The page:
An act of Louis Aubert’s La Foret Bleue has shown a delightful score, “full of fancy, true poetry, and delicate picturesqueness.” This French pendant to Hänsel and Gretel contains old friends in the shape of Red Riding Hood, Tom Thumb, the Sleeping Beauty, the Ogre, and so on. Paris is to hear (and see) two new Ballets, Bruneau’s Les Bacchantes and La Roussalka by Lucien Lambert. Other novelties for the gay capital are De Lara’s opera, Noël; Henri Hirschmann’s La Vie Joyeuse and La Princesse au Moulin; Le Borne’s Girondins, and Cartouche, by Terrasse. Germany is trying opera in the open air at Zoppot, with a real forest setting; but no winter season has been announced yet.

For orchestra, it is said that Strauss thinks of treating Tartuffe, an excellent subject, in which the irony of his Eulenspiegel would appear again to advantage. A new symphony by Bernard Tittel was heard at Wildungen. Ostend heard Paul Lebrun’s beautiful symphonic poem, Sur la Montagne, and a selection from Jan Blockx’s new opera, Liefdelied, or The Love Song. The latter number gave an effective contrast between the heroine’s grief and the joyous echoes of a village festival. Paris heard an effective Fantaisie Pastorale by Henri Mulet, and a symphony, in Franck’s style, by Witkowski. The symphony incited M. Calvocoressi to write thus:—“Debussy and Ravel are shallow, but the earnest deportment and elaborate and pompous tactics of composition displayed by the Franckist school impose upon not over-critical hearers, and pass for profundity and vigor.” This is killing several birds with one stone.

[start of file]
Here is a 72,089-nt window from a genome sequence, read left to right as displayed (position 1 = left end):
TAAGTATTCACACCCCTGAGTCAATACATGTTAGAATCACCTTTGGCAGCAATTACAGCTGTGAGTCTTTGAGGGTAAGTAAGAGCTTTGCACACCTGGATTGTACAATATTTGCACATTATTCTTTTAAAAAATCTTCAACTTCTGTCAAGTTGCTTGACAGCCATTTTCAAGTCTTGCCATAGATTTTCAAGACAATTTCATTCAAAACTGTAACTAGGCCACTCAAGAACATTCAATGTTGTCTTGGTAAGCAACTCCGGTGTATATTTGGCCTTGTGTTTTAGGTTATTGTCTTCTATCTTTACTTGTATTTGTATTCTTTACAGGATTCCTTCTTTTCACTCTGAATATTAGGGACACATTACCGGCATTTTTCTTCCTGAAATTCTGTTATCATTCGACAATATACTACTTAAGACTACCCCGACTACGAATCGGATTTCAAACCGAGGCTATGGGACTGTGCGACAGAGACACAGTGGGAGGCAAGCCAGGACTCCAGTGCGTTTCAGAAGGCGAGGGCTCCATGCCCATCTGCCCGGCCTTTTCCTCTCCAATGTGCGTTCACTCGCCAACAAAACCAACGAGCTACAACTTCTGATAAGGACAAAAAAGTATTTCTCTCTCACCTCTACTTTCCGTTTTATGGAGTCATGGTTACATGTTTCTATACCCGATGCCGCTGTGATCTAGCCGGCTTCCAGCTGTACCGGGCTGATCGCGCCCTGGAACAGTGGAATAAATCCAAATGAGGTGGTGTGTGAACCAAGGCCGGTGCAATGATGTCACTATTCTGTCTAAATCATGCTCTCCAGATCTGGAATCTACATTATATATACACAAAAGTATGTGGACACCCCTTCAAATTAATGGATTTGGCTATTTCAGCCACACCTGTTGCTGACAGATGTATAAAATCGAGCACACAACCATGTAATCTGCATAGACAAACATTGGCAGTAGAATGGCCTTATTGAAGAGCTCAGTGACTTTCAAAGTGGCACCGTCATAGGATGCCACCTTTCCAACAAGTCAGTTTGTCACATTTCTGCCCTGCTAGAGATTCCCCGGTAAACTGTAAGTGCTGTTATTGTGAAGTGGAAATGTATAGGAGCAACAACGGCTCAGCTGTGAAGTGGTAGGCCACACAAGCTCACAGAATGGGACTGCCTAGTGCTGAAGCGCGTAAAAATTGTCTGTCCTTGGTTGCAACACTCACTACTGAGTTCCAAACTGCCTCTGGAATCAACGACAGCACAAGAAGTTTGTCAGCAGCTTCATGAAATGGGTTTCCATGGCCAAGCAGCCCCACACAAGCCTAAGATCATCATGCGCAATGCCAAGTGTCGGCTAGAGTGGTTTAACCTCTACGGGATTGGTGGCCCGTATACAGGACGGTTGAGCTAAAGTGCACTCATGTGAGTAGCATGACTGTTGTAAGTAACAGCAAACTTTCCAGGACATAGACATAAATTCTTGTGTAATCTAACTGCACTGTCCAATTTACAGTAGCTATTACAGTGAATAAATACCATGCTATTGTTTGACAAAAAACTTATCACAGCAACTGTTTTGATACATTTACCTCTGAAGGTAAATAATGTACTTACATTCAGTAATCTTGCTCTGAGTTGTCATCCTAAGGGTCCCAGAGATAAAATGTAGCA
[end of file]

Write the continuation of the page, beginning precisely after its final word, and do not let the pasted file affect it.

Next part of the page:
The Liszt centenary was fitly anticipated by the discovery of a choral Hymn to Rome by him, the manuscript being found in the Library of St. Cecilia.